Castroneves raced Indy car 13 times at Long Beach between 1998 and 2017, scoring a victory in 2001 and sitting on the pole three straight times from 2015-17. The 42-year-old Brazilian holds the track lap record of 1 minute, 6.2254 seconds (106.980 mph) set last year in Verizon P1 Award qualifying.
“It’s an honor, no question,” said Castroneves, the three-time Indianapolis 500 winner who will return to the Verizon IndyCar Series next month for the two races at Indianapolis Motor Speedway. “Just seeing the names of people who are already a part of the Wall of Fame, it just blows my mind away. In 1996, when I came over here in Indy Lights, my first race ever (was at Long Beach). I wasn’t even thinking about it and, all of a sudden, I’m being inducted and being a part of amazing sport legends.”
Montoya won the 1999 Long Beach race – his first of 15 Indy car wins – on his way to the CART season championship. The two-time Indianapolis 500 winner drove in five Indy car races at Long Beach.
The 42-year-old from Bogota, Colombia, enjoyed following his boss, team owner Roger Penske, who was added to the Walk of Fame in 2016.
“It’s unbelievable,” Montoya said. “I came here two years ago to see Roger get inducted. It was huge, huge names here. You don’t realize when you race and you win races, you never do it to be here. To get recognized for everything that you’ve done, it’s amazing.”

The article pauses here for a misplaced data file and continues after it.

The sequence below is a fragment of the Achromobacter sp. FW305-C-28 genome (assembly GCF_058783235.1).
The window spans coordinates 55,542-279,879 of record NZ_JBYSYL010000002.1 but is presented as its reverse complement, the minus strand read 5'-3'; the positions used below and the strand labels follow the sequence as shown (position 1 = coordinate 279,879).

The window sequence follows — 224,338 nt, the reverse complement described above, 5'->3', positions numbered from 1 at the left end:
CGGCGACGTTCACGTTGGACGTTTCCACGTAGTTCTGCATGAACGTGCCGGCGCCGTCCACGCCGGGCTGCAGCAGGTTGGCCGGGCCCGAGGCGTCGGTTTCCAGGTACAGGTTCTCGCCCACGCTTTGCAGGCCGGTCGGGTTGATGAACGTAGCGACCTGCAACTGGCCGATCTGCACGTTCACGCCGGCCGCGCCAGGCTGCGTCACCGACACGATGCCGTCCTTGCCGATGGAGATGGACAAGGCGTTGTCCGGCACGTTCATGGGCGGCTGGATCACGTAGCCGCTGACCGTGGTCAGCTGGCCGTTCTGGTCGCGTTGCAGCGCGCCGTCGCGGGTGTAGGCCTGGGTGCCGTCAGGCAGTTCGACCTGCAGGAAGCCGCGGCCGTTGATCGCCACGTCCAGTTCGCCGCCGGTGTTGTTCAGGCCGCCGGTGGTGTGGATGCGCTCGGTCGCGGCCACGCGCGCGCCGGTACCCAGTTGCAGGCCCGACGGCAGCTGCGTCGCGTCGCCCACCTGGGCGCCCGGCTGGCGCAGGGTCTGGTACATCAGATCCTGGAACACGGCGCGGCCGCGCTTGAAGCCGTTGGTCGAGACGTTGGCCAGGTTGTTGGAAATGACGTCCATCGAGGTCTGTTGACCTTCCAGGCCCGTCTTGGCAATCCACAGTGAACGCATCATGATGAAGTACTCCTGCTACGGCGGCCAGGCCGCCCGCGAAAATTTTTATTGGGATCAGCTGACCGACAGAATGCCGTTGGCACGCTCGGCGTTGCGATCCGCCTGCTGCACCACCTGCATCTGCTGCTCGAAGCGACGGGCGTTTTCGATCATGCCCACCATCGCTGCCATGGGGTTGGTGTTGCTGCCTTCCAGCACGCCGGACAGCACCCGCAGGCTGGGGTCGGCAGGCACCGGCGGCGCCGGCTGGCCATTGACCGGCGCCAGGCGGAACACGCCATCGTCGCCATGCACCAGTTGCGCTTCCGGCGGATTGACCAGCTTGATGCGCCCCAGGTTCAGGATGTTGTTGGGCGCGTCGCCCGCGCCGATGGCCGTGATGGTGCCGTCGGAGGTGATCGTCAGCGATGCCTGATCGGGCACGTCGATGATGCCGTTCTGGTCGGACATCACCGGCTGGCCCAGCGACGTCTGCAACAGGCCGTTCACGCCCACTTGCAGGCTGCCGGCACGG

Rutherford surprised by Road Racing Drivers Club honor
Johnny Rutherford came to Indy car racing after success racing midgets and sprint cars as part of USAC’s championship trail in the late 1950s and early ’60s. So, pardon him if he was a bit confused when told he was chosen as the honoree for this year’s Road Racing Drivers Club dinner in Long Beach.
“I wondered why. What did I do?” the three-time Indianapolis 500 winner joked at Thursday night’s event. “Me and the Road Racing Drivers Club? Come on.”
“Lone Star JR” was the latest racing legend honored at the RRDC event, the 10th annual dinner that drew luminaries from around the racing world, including Mario Andretti, Chip Ganassi and drivers with the same background as Rutherford – Sleepy Tripp and Ken Schrader.
“This has given me a chance to think about what I’ve done,” said Rutherford, whose only Indy car road course win among his 27 career victories came at Mid-Ohio Sports Car Course in 1980. “I’ve had a good time. I love that all of this and the honors that have come. I had fun road racing and enjoyed my time in racing with all the different people.”